Texas Senate Education Committee hears bills on educator training, curriculum, and more at April 8 meeting
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Date Posted: 4/08/2021 | Author: Mark Wiggins
The Texas Senate Committee on Education met Thursday, April 8, to consider roughly a dozen bills, including one aimed at streamlining educators’ training and continuing education requirements.
The committee began the morning by hearing Senate Bill (SB) 1267 by Sen. Royce West (D-Dallas), which among other things would eliminate some duplicative training requirements in state law. The bill is the result of a collaborate working group involving ATPE and other stakeholders that met over the interim. ATPE supports this bill.
The committee also heard testimony on the following bills:
- SB 369 by Sen. Lois Kolkhorst (R-Brenham), which would allow a parent to opt their child out of the requirement to fill out a free application for federal student aid (FAFSA) in order to graduate.
- SB 462 by Sen. Eddie Lucio (D-Brownsville), which would allow transportation allotment funds to be used to deliver food and instructional materials to students. The pandemic saw many districts utilize school vehicles, including buses, to deliver these items to students learning from home. ATPE supports this bill.
- SB 785 by Sen. Brandon Creighton (R-Conroe), which would standardize the expiration date of school marshal licenses.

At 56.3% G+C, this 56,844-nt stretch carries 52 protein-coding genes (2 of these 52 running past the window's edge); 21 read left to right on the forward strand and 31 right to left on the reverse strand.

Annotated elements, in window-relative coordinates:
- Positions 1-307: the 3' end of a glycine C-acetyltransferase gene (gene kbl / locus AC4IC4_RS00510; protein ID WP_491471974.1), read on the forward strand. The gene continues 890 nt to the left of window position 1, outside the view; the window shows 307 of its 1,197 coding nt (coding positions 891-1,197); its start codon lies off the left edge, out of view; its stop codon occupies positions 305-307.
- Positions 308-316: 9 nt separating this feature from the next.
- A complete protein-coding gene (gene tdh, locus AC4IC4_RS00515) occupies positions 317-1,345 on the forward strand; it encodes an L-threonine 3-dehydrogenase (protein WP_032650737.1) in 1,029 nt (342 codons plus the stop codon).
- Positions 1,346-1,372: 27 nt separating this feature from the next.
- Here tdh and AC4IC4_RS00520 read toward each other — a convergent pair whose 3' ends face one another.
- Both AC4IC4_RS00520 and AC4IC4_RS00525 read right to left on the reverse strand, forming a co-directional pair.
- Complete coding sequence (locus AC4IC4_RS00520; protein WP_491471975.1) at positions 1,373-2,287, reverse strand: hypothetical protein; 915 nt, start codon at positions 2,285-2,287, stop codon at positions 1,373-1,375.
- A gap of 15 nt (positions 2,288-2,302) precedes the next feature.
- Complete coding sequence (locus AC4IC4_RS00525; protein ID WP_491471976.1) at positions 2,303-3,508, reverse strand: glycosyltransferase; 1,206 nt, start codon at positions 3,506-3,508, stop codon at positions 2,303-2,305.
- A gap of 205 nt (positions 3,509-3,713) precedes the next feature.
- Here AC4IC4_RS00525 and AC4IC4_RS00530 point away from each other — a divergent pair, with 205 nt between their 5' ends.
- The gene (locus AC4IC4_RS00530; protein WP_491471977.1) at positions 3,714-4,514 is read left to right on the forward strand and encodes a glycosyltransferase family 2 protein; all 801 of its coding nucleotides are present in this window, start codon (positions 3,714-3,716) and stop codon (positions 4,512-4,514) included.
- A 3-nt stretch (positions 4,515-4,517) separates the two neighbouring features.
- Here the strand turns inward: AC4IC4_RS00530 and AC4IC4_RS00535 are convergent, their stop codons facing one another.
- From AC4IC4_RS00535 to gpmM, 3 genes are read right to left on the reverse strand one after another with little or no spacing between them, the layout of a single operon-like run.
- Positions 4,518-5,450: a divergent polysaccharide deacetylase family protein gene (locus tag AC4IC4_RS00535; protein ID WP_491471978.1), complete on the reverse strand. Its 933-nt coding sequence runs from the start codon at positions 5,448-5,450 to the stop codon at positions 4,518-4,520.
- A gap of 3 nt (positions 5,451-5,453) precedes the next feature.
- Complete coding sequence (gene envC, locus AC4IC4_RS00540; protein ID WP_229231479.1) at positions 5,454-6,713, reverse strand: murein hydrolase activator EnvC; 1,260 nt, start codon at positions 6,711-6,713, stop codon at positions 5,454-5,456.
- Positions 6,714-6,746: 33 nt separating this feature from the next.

- SB 1063 by Sen. Carol Alvarado (D-Houston), which would allow a student to take a course in personal financial literacy and economics in lieu of the existing economics course required for graduation.
- SB 1356 by Sen. Bryan Hughes (R-Mineola), which would allow the creation of a tutor program to match retired teachers with students who request tutoring services.
- SB 1522 by Chairman Larry Taylor (R-Friendswood), which would set limits on the education commissioner’s ability to “hold harmless” school district funding during a calamity.
- SB 1536 by Chairman Taylor, which is the “cleanup” bill for HB 3 (2019), the major school finance reform bill passed by the Legislature last session.
- SB 1615 by Sen. Paul Bettencourt (R-Houston), which would allow adult charter schools, notably the Goodwill school, to expand to a maximum of six campuses.
- SB 1696 by Sen. Angela Paxton (R-McKinney), which would order the Texas Education Agency (TEA) to coordinate the anonymous sharing of information concerning cyber-attacks or other cybersecurity incidents between public and private schools.
- SB 1697 by Sen. Paxton, which would create a “parental option for student retention” allowing a parent or guardian to elect to have their child repeat a grade or course.
- SB 1776 by Sen. Donna Campbell (R-New Braunfels), which would require each high school to provide an elective course on the founding principles of the United States and allow public posting of the Declaration of Independence and other American founding documents in school buildings. A companion bill, House Bill (HB) 1776, was heard Tuesday by the House Public Education Committee, as ATPE Lobbyist Andrea Chevalier reported here.
- SB 2026 by Chairman Taylor, which would add informed patriotism to the educational objectives for public schools laid out in the Texas Education Code.
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